Given enough time, property prices generally rise, although this is by no means guaranteed. Since 2005, the old adage that prices double every 10 years has most definitely not been true for many homes and areas. And since the credit crunch, some regions – most notably Northern Ireland and the North East – have yet to see property prices recover to the same level they were a decade ago.
It may be that for you – as for many people – the value is irrelevant; if it is your home and you have no plans to move, as long as it is providing a suitable roof over your head at a cost you can afford, it doesn’t really matter how much it is worth as, if you didn’t own, you would incur rental costs or have to live with family/friends.
But what if you need to increase your property’s value? For example, you might be:
Whatever your reasons for wanting to increase your property’s value, there are tried and trusted ways of doing so.
The first thing to do is to iron out any flaws which could drag down your property’s value. These can range from major issues such as damp and mould, or cracks in walls, down to something as simple as loose tiles or grout giving the whole property an air of neglect.
But before you forge ahead, armed with a box of tools and good intentions, something to note here is that there are no prizes for effort and a bad DIY job can be worse than no work. A Trustmark survey from 2015 found dodgy DIY would prompt nine out of 10 potential buyers to reduce their offer, while some would be put off completely. Read more here.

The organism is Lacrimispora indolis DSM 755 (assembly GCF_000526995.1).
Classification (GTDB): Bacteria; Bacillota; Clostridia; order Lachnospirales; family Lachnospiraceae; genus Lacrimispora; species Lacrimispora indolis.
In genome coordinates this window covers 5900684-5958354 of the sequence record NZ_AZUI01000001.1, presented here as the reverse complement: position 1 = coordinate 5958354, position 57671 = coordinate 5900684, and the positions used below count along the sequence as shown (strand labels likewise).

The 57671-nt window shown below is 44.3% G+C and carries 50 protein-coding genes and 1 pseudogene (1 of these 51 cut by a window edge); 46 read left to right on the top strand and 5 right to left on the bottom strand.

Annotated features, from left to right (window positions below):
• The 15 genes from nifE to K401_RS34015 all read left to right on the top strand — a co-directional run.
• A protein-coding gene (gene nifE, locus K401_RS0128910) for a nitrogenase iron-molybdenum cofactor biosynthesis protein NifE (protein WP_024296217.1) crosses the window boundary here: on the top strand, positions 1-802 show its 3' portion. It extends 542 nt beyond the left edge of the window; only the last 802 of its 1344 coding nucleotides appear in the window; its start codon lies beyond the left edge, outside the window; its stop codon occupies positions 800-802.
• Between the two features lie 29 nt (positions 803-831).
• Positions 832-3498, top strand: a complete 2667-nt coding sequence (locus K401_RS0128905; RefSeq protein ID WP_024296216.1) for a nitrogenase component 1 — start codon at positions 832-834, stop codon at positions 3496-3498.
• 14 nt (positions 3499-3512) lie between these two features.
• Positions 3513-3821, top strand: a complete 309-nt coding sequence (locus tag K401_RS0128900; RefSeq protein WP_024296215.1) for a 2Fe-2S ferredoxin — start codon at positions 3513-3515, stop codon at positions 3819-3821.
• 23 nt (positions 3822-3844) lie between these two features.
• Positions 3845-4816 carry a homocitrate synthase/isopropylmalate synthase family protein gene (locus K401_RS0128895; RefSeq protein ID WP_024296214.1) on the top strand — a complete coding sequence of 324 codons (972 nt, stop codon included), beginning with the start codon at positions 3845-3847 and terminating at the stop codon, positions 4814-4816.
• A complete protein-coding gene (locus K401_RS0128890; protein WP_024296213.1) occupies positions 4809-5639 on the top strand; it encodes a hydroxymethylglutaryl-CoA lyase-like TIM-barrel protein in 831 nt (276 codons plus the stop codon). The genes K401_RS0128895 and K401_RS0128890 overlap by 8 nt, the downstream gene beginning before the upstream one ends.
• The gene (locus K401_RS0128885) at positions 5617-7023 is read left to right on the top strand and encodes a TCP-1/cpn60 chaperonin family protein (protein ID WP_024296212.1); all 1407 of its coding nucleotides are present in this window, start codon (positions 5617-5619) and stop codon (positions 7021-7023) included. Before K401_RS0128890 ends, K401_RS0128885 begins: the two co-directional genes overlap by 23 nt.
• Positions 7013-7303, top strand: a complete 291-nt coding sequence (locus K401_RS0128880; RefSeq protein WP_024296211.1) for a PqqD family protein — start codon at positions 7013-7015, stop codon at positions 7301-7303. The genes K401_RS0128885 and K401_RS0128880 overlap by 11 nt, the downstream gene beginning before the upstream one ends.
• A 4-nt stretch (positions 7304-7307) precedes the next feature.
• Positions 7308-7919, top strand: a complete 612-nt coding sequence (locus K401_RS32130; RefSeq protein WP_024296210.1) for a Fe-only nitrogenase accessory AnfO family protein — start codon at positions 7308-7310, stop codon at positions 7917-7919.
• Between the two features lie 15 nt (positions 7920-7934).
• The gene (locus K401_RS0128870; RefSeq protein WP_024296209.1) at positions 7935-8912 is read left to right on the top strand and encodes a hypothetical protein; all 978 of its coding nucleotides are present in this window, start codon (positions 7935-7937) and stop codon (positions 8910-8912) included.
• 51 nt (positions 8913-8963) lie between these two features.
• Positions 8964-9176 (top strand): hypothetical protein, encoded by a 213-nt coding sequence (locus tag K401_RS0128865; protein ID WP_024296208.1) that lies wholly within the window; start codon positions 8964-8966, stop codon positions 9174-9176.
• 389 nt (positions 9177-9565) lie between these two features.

Whether you are selling or having a mortgage valuation, there are two issues to consider:
It’s a good idea to decorate, too, as this covers any blemishes, shows the property is well cared for and will help to make a good first impression. Don’t forget this means inside and out; even a freshly painted front door can add value to your property.
If you’re selling the property, or plan to let it, steer clear of any bold décor choices which will not be to everyone’s taste. The aim is to make the property look smart enough for anybody to move in and make it their home without having to tolerate your ‘brave’ colour scheme or carry out any remedial work. A neutral scheme will enable them to settle in and add their personal stamp at their leisure.
If you need inspiration, then it’s worth looking at local new build show homes or even get an interior designer around, some only charge £50 a room for recommendations and this could add thousands in value to your home.
Making a property more energy efficient has many benefits, not least warmth and comfort for the occupants. It can also reduce utility bills, making it and cheaper to run and therefore more attractive for you, your tenant or buyer.
If you are letting the property, it needs to have an EPC rating of E or higher before it can be relet, but research has shown that improving the EPC rating can also add value.